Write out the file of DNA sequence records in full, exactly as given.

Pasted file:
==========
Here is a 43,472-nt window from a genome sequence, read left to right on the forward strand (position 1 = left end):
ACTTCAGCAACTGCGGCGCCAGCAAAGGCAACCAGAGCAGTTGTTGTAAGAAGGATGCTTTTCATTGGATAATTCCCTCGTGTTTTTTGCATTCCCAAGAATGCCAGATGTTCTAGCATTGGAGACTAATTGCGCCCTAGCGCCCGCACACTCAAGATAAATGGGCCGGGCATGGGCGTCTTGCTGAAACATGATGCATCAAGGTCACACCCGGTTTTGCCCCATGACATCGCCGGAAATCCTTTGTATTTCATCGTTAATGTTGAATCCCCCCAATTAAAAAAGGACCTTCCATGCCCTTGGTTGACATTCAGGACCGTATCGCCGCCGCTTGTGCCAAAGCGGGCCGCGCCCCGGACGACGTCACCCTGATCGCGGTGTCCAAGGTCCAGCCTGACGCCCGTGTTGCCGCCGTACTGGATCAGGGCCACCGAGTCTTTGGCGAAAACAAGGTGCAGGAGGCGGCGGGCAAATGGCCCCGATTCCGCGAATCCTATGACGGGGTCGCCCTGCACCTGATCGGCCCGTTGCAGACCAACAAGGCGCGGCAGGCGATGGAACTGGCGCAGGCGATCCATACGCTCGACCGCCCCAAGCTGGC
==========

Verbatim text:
Here is a 43,472-nt window from a genome sequence, read left to right on the forward strand (position 1 = left end):
ACTTCAGCAACTGCGGCGCCAGCAAAGGCAACCAGAGCAGTTGTTGTAAGAAGGATGCTTTTCATTGGATAATTCCCTCGTGTTTTTTGCATTCCCAAGAATGCCAGATGTTCTAGCATTGGAGACTAATTGCGCCCTAGCGCCCGCACACTCAAGATAAATGGGCCGGGCATGGGCGTCTTGCTGAAACATGATGCATCAAGGTCACACCCGGTTTTGCCCCATGACATCGCCGGAAATCCTTTGTATTTCATCGTTAATGTTGAATCCCCCCAATTAAAAAAGGACCTTCCATGCCCTTGGTTGACATTCAGGACCGTATCGCCGCCGCTTGTGCCAAAGCGGGCCGCGCCCCGGACGACGTCACCCTGATCGCGGTGTCCAAGGTCCAGCCTGACGCCCGTGTTGCCGCCGTACTGGATCAGGGCCACCGAGTCTTTGGCGAAAACAAGGTGCAGGAGGCGGCGGGCAAATGGCCCCGATTCCGCGAATCCTATGACGGGGTCGCCCTGCACCTGATCGGCCCGTTGCAGACCAACAAGGCGCGGCAGGCGATGGAACTGGCGCAGGCGATCCATACGCTCGACCGCCCCAAGCTGGC